GOP Unpopularity May Be the Key to Resolving the Mess in Washington
A new poll shows that Americans overwhelmingly blame the GOP for the catastrophe that continues this evening in Washington. Things are getting so bad for the Republicans that prospects for reopening the government and avoiding a debt-ceiling crisis are, I think, looking up.
Nobody in Washington, D.C. is very popular these days. But a new NBC/Wall Street Journal poll shows that John Boehner and Republicans are paying a much bigger political price for the federal budget catastrophe than are Barack Obama and the Democrats.
Here are the key numbers:
By a 22-point margin (53 percent to 31 percent), the public blames the Republican Party more for the shutdown than President Barack Obama – a wider margin of blame for the GOP than the party received during the poll during the last shutdown in 1995-96.
Just 24 percent of respondents have a favorable opinion about the GOP, and only 21 percent have a favorable view of the Tea Party, which are both at all-time lows in the history of [the] poll.
You can read the full results here.
A few more important numbers:
- President Obama's favorability rating has inched up two points and outpaces that of Speaker Boehner by 30 points (47 to 17).
- Now that it has partially rolled out, Obamacare is more popular (and less unpopular) among voters than it has been all year. Today, 38 percent think the Affordable Care Act is a "good idea" while 43 percent think it's a "bad idea." That compares to 31 percent calling it "good idea" and 41 percent a "bad idea" in September.
- There is a 12-point gap in favorability ratings between Democrats and Republicans in Congress: 24 percent approve of GOP lawmakers while 36 percent approve of the Dems. (Oddly, these numbers swamp approval ratings for Congress as an institution: only 5 percent of Americans are happy with the big picture in our national legislature.)
What does all this mean? The hole John Boehner continues to dig his party into has moved the GOP about a mile closer to Shanghai than it was when I used this metaphor a week ago. They cannot go much farther. Today's offer of a partial compromise may speedily turn into Republican capitulation to political and economic reality. Expect the government to reopen within a week, and look forward to at least a stop-gap measure to raise the debt ceiling before the October 17 default date. Things, I think, are so bad they are looking up.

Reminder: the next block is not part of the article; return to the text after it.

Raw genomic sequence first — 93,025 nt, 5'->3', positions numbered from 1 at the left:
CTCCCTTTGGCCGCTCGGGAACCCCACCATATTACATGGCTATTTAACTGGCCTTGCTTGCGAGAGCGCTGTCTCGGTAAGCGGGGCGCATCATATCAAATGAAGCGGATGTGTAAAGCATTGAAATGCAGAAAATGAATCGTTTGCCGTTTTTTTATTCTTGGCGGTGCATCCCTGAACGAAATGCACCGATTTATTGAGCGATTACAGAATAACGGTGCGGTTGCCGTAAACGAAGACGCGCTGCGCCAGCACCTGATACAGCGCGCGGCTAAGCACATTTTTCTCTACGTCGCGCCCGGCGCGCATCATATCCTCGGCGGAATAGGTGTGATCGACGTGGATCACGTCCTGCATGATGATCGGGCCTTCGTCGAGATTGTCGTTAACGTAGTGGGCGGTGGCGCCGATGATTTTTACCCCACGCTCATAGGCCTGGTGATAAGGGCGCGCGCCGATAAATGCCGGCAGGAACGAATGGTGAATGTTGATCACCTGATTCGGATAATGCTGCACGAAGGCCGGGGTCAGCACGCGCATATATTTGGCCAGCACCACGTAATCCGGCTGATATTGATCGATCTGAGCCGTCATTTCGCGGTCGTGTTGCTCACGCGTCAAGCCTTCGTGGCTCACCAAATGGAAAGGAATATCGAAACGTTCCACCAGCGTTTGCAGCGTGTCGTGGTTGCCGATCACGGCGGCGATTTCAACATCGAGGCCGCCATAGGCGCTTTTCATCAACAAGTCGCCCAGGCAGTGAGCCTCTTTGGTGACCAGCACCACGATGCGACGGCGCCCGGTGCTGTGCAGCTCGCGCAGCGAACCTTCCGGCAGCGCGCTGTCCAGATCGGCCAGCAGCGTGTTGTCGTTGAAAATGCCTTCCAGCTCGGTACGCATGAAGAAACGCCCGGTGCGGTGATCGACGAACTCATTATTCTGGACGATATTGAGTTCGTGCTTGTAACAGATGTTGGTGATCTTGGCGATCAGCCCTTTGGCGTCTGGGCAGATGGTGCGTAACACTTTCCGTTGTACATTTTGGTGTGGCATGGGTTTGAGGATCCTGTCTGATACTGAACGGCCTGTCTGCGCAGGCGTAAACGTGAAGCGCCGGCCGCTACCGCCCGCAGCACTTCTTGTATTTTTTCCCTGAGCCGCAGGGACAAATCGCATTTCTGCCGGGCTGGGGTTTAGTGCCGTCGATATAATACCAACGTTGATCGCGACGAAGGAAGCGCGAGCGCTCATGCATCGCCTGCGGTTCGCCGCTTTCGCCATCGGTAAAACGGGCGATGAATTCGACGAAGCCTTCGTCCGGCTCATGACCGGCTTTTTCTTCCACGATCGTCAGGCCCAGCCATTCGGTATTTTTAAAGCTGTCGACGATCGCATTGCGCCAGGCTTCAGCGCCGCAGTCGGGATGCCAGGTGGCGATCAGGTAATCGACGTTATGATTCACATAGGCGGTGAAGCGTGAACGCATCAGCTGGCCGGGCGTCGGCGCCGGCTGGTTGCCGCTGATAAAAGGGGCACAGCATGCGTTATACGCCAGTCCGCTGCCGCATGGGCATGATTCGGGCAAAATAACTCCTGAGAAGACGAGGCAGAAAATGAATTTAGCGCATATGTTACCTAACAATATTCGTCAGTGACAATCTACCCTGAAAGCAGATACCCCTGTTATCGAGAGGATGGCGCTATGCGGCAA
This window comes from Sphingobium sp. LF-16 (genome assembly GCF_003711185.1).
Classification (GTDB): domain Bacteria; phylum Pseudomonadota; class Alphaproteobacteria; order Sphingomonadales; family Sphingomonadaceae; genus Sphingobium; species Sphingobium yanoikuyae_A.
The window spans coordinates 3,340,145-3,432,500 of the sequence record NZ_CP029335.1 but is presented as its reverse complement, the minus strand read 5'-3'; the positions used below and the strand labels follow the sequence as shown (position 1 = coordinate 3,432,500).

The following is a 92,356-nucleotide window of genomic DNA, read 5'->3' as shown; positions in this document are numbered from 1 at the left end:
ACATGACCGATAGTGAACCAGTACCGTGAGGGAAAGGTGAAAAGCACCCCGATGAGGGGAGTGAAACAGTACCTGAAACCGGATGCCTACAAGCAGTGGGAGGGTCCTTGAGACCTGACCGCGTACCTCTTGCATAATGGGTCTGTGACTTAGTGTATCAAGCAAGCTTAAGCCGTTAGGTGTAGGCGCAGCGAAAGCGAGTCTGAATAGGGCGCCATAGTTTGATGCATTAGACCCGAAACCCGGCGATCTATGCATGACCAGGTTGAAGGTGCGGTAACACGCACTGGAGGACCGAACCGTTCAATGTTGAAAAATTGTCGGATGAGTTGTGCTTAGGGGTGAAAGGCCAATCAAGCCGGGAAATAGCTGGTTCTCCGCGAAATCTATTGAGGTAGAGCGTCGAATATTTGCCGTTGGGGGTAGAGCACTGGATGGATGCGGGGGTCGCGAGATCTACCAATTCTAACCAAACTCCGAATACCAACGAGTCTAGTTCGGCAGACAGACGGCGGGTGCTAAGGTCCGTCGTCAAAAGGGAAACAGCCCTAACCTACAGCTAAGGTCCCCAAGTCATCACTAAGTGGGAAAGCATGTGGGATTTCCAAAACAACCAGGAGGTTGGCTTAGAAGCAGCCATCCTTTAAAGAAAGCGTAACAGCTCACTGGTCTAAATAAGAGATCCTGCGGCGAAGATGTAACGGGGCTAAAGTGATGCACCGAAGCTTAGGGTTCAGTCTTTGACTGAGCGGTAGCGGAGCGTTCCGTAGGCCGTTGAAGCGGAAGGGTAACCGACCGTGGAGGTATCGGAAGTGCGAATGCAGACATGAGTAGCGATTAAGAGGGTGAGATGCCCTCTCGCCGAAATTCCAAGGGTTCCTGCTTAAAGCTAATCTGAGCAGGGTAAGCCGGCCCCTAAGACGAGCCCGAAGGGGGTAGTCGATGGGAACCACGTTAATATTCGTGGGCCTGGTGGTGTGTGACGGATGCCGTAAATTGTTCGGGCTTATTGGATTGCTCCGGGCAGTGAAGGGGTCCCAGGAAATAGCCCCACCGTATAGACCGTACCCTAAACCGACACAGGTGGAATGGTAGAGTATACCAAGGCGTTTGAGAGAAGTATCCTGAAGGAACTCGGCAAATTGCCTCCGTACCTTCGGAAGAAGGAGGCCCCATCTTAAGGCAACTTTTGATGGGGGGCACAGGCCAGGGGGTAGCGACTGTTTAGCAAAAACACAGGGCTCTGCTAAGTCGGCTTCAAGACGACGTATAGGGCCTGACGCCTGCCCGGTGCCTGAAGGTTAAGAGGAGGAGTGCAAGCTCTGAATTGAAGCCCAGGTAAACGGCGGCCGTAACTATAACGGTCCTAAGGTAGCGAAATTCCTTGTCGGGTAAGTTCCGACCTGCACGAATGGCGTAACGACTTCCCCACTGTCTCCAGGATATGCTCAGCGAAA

Democrats are right to use this moment to begin a push to retake the House of Representatives in 2014. It's hard to say how significantly today's lunacy among the Republican leadership will damage the campaigns of rank-and-file House members a few months down the line, but fundraising for Democratic candidates in the short term is set to soar.
Scientists have developed new ways of understanding how the biological forces of death drive important life processes.
- Researchers have found new ways on how decomposing plants and animals contribute to the life cycle.
- After a freak mass herd death of 300 reindeer, scientists were able to study a wide range of the decomposition processes.
- Promoting the necrobiome research will open up new areas of inquiry and even commerce.
What do we see from watching birds move across the country?
- A total of eight billion birds migrate across the U.S. in the fall.
- The birds who migrate to the tropics fair better than the birds who winter in the U.S.
- Conservationists can arguably use these numbers to encourage the development of better habitats in the U.S., especially if temperatures begin to vary in the south.
Explore how alcohol affects your brain, from the first sip at the bar to life-long drinking habits.
- Alcohol is the world's most popular drug and has been a part of human culture for at least 9,000 years.
- Alcohol's effects on the brain range from temporarily limiting mental activity to sustained brain damage, depending on levels consumed and frequency of use.
- Understanding how alcohol affects your brain can help you determine what drinking habits are best for you.
SMARTER FASTER trademarks owned by The Big Think, Inc. All rights reserved.